Ultrasound measurements can predict osteoporosis, study shows

Bone cortical thickness measurements obtained via ultrasound could serve as an early predictor of osteoporosis or osteopenia, new research shows. 

Experts shared their findings recently in Academic Radiology. There, they detailed how they compared the measurements of three bones—the radius, tibia and second metatarsal—of 200 volunteers who had undergone prior bone mineral density (BMD) measurements to evaluate the ultrasound method’s accuracy. Through this, they were able to determine that the cortical thickness CoT measurements of the radius and tibia had high sensitivity and positive predictive value in identifying patients with abnormal femoral T-scores. 

Traditionally, BMD measurements are obtained via dual-energy X-ray absorptiometry (DXA) or CT scans. However, these methods are not without their disadvantages, corresponding author of the paper, Serap Gencer, MD, from the Department of Radiology at Ankara Atatürk Sanatorium Training and Research Hospital in Turkey, and colleagues explained: 

Both DXA and other X-ray imaging modalities such as quantitative computed tomography (QCT) have many disadvantages such as unavailability, application of ionizing radiation, and uncertainties in the interpretation.” 

Conversely, measurements obtained via ultrasound can be achieved without the use of ionizing radiation, are cost-effective and readily available, the authors wrote. But there is limited research available comparing the method’s performance to the current standard of care.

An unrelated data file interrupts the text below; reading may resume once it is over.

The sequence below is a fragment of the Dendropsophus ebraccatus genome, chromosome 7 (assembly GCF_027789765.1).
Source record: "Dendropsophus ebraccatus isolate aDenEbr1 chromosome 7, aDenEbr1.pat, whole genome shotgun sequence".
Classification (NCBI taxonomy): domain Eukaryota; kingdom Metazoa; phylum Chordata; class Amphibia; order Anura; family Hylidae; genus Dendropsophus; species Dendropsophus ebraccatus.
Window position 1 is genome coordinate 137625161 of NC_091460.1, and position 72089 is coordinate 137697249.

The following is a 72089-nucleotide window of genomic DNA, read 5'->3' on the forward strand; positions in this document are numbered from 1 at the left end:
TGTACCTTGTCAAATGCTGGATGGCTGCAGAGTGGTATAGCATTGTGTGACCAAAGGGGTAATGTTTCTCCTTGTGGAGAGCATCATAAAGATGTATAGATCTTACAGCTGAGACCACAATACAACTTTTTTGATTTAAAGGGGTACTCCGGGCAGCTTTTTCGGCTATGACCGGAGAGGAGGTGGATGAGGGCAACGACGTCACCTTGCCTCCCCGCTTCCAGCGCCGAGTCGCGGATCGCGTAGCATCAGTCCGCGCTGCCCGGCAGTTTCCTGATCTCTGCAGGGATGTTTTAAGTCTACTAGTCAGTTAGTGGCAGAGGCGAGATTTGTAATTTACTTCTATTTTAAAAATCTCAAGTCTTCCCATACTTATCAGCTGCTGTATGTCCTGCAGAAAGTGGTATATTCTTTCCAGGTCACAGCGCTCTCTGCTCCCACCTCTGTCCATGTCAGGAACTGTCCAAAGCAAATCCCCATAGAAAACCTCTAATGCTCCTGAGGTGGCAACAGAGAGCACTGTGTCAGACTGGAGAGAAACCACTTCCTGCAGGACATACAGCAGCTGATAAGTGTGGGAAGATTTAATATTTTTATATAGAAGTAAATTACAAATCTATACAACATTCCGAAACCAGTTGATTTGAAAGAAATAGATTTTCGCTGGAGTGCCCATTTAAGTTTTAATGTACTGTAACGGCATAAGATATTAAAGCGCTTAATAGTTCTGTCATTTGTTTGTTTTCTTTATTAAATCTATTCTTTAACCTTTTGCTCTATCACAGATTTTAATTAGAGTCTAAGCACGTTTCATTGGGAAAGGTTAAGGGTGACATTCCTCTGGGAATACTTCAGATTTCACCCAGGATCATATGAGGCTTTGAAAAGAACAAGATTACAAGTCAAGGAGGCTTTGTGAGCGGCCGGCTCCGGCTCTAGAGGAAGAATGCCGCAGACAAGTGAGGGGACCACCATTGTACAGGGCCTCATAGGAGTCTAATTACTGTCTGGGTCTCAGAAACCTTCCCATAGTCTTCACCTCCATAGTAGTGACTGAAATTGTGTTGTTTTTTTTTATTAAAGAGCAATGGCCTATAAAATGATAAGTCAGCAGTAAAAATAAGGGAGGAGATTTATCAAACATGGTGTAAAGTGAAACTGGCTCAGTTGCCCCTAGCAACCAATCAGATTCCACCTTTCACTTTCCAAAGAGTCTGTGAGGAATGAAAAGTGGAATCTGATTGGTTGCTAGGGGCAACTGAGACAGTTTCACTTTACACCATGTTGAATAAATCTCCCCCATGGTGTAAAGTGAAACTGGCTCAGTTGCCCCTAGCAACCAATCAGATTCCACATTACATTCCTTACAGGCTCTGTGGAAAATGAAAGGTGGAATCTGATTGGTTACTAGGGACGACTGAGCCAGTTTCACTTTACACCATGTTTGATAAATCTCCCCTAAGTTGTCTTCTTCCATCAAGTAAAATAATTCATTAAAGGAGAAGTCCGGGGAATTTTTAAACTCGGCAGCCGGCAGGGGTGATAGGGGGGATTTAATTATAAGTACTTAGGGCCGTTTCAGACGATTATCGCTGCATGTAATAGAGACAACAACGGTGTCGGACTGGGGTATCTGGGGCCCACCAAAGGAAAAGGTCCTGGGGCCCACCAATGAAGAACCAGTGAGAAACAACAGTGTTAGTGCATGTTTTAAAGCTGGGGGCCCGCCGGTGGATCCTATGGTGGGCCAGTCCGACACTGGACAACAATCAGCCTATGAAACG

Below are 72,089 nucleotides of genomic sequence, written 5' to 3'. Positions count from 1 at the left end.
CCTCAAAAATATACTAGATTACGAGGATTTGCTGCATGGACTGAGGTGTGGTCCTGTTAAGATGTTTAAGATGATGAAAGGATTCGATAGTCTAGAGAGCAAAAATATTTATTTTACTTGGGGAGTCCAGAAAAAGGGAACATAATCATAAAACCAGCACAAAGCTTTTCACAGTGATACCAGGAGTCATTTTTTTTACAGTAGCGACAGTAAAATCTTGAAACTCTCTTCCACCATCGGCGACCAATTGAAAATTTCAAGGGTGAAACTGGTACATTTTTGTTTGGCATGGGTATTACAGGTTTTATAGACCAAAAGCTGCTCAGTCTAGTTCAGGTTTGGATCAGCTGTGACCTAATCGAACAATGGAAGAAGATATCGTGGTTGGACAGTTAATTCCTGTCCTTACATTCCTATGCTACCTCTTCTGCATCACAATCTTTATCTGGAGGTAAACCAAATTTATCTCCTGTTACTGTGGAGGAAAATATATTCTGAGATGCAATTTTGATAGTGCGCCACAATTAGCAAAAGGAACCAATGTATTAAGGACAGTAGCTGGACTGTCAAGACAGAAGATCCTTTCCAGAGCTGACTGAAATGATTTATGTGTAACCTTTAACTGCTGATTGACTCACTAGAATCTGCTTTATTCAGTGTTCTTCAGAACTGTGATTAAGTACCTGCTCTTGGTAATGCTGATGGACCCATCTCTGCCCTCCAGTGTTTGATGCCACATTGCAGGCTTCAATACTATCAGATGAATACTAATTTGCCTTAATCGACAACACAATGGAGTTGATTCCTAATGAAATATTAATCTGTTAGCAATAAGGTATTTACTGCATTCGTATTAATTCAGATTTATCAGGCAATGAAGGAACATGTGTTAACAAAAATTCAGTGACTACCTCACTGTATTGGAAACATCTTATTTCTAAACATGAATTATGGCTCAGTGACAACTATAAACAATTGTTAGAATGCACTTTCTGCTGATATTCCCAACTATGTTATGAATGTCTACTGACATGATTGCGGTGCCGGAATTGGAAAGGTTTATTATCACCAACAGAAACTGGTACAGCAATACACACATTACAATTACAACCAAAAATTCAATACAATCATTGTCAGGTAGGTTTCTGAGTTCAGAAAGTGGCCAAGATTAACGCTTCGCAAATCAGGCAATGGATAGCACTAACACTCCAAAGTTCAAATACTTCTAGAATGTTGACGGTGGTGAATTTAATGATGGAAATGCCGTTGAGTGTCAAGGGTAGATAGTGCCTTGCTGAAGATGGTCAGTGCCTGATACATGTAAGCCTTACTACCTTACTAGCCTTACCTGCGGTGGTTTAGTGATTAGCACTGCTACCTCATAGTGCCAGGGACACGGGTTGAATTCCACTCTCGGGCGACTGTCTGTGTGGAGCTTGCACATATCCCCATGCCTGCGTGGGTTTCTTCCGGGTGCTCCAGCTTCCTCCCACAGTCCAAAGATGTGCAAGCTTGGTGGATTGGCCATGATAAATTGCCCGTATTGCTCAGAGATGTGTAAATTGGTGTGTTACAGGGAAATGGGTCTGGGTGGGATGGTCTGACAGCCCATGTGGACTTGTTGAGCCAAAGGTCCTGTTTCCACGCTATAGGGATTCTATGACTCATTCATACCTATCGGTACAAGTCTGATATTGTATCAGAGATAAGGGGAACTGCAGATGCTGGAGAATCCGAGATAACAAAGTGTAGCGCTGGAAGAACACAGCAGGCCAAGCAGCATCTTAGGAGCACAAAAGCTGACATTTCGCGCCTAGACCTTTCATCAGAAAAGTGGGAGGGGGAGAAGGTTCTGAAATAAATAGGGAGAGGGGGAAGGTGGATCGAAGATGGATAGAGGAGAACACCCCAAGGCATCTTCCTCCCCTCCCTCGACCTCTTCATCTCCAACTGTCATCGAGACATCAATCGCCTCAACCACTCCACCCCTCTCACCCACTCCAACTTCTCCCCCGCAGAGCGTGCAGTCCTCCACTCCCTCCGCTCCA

When the experts involved in this study completed their comparison of the modalities, they found ultrasound CoT measurements of the radius and tibia to be in line with both femoral and vertebral measures obtained via DXA scans. A multivariate analysis revealed radius CoT to be independently predictive in distinguishing patients from the control group who had normal abnormal T-scores. 

“These findings are supported by studies showing that CoT measurement makes a significant contribution to fracture prediction,” the authors disclosed. 

They went on to suggest that their method could be a valuable alternative tool for BMD estimation when resources are limited, however, it needs to be more thoroughly evaluated in larger, more comprehensive research. 

The study abstract can be viewed here

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